Sometimes important changes can be small ones.
Kansas’ offense is on pace to be the most efficient of any under Bill Self, and a contributing factor could be an adjustment in the coach himself.
Self, who has previously been a stickler for shot selection, brought up something interesting during a weekly press conference in mid-January.
“I think I’m giving my guys a little more freedom to shoot it early, which I think sometimes is good and sometimes it’s not good,” Self said. “But the good thing is they’re playing with a freer mind.”
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Self explained why he believed the approach shift was necessary. If KU had a dominant low-post scorer of the past — say, Joel Embiid — he’d be more likely to tell his guards to not force anything in transition in hopes of getting that player a touch.
With this team, though, the guards are the playmakers. Self realized the reins might need to be loosened on what he considers a good shot.
“We’ve always been a team that wants to score fast. But (outside) of scoring fast, if it’s not there, give the defense a chance to break down, because we’ve always played through our bigs,” Self said. “Now it’s more like, ‘No, go score however you can whenever you can.’ I think we’re trying to score more before defenses get set maybe than in years past.”
That philosophy, in general, is a smart move for KU considering the numbers.
The Jayhawks have scored 1.16 points per possession in transition compared to 0.94 in half-court settings, according to Synergy Sports Technology. Hoop-Math.com also shows that KU’s shooting percentages are better early in the shot clock, especially when it comes to attempts at the rim.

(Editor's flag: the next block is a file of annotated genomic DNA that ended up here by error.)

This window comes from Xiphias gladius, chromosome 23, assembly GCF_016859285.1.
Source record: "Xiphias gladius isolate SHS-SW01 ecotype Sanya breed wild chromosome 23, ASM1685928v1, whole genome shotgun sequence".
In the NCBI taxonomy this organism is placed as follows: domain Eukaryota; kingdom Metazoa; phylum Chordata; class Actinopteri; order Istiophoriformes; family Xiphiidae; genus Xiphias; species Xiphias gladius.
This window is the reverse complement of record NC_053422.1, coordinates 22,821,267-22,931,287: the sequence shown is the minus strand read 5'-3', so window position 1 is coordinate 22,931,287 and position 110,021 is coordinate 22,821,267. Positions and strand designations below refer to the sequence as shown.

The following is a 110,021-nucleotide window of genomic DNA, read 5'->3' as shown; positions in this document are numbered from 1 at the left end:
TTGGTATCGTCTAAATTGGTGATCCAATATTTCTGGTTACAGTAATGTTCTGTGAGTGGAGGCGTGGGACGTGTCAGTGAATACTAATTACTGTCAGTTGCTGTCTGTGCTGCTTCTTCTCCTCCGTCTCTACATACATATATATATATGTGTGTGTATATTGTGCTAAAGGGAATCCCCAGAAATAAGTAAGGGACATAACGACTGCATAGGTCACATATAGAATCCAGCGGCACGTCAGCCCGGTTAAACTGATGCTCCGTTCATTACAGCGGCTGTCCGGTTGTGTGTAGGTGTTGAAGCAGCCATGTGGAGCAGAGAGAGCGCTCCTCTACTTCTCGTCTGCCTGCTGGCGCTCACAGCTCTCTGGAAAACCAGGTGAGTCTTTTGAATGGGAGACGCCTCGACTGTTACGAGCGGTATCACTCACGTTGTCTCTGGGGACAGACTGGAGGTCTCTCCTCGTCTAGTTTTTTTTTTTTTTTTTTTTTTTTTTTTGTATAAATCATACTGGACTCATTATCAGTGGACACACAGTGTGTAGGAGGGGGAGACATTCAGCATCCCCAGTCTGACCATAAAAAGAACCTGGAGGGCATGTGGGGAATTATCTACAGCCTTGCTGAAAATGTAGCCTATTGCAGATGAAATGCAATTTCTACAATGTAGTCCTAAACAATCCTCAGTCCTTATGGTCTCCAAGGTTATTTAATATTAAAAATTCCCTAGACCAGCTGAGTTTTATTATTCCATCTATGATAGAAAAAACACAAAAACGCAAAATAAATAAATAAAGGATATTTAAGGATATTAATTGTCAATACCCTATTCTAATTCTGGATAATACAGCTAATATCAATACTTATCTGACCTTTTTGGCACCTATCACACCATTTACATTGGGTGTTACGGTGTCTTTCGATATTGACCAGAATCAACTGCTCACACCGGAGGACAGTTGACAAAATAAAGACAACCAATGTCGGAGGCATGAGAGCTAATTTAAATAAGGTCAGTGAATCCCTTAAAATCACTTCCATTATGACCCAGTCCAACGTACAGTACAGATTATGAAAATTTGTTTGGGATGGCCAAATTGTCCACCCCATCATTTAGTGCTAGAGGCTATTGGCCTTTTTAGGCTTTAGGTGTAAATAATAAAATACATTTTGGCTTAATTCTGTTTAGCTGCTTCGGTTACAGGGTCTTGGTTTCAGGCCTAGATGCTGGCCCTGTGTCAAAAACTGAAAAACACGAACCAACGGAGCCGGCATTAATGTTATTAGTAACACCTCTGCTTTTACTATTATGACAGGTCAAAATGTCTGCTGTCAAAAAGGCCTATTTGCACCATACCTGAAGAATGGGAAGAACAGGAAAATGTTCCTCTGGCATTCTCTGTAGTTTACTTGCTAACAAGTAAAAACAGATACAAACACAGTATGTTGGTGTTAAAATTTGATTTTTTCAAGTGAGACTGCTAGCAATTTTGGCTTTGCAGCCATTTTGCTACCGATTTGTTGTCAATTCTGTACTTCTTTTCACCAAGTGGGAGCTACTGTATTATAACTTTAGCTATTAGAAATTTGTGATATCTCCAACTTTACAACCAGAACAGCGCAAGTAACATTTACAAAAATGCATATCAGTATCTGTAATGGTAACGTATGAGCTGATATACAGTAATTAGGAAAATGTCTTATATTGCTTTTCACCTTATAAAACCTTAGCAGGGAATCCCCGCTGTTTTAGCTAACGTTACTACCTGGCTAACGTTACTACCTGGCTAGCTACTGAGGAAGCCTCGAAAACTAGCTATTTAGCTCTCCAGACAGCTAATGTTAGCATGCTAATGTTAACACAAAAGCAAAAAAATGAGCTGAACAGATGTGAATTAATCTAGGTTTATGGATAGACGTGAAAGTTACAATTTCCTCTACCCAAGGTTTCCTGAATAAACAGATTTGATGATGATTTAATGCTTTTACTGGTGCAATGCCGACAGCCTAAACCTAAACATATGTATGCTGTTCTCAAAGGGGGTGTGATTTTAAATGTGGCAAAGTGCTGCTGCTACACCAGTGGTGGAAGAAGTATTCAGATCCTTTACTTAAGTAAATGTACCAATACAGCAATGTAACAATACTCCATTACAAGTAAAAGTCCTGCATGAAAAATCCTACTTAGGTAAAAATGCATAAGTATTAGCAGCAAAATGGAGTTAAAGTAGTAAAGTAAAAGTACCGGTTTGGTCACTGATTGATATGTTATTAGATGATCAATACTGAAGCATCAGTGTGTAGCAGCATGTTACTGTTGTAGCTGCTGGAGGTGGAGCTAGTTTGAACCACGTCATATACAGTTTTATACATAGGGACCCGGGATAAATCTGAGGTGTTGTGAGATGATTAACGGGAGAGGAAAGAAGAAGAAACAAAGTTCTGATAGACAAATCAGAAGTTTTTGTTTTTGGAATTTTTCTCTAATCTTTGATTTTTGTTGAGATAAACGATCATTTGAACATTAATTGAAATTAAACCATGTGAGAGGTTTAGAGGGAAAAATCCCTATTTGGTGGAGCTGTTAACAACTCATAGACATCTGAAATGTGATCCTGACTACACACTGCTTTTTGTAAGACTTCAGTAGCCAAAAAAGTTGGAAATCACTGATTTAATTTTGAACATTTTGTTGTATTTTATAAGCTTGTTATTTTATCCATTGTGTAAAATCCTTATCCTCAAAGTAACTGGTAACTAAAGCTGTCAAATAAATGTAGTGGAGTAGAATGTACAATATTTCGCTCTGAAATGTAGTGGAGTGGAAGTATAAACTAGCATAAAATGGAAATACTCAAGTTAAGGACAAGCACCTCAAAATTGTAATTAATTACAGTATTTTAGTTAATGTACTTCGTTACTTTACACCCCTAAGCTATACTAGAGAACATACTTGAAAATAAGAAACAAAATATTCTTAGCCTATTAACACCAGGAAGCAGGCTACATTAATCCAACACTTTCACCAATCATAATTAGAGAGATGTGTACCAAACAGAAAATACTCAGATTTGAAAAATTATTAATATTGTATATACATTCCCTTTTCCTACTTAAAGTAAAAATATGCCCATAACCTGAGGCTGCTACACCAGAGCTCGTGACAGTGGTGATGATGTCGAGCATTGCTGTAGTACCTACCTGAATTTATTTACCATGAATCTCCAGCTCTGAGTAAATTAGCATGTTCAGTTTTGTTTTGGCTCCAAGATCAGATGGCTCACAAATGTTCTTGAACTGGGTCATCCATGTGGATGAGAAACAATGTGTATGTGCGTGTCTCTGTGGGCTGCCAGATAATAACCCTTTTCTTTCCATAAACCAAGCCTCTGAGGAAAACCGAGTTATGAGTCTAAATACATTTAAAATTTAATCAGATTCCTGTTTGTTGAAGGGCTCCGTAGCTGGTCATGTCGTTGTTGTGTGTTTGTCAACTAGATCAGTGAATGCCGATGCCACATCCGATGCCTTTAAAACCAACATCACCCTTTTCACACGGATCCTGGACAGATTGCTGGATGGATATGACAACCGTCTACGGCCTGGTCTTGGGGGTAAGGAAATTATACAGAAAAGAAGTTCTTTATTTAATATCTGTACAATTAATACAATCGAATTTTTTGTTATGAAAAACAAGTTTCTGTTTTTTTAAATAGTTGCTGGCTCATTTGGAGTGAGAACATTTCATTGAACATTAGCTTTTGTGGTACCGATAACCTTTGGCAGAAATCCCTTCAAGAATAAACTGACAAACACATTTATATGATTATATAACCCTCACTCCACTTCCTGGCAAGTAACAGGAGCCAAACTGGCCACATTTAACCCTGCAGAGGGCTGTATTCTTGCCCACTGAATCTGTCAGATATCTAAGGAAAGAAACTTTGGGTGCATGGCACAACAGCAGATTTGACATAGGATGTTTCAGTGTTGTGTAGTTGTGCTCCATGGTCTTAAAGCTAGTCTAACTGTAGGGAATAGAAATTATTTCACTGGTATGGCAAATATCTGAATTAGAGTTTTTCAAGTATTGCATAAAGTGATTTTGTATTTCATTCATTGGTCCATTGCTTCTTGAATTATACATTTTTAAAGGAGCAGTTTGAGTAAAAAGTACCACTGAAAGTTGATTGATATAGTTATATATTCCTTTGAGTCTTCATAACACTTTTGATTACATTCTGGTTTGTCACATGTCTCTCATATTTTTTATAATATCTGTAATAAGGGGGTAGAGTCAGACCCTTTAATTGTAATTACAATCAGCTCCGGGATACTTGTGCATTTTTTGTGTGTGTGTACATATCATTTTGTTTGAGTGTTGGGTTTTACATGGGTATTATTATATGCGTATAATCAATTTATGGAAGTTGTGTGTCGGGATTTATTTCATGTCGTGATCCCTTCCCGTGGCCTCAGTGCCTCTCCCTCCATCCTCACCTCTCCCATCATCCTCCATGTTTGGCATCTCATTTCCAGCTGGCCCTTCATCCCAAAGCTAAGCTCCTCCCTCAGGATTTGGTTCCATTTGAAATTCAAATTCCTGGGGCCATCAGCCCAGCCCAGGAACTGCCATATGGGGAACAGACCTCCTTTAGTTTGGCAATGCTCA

KU guard Frank Mason says he’s noticed a difference in Self since the end of last season.
“He trusts us a lot more and he trusts his guards to make plays early in the shot clock, and we’re thankful for that,” Mason said. “We try to take advantage of that and create easy shots for our teammates or myself.”
And the “freer minds” might be helping the Jayhawks in other ways as well.
KU’s guards, like Devonté Graham, appear to be firing away more often when they get semiguarded threes. And even if it might not seem like it, those are likely to be efficient shot attempts considering the Jayhawks’ shooting prowess; KU is fourth nationally in three-point accuracy at 41 percent.
One byproduct of more threes appears to be that the Jayhawks are attempting fewer midrange jumpers, which statistically is the least-effective shot option.
There are still times when Self can be seen snapping his head back angrily after a quick three, or throwing his hands up and looking to the bench following an attempt that might have been rushed.
For the most part, though, the coach has appeared to stopped scolding his players on shot selection, trusting that will be the best course of action over the long run.
It’s hard to argue with the results. KU is shooting fewer midrange jumpers and is getting high-quality shot attempts in transition, both of which have contributed to a more efficient offense.
Small changes, yes. But they can be important too.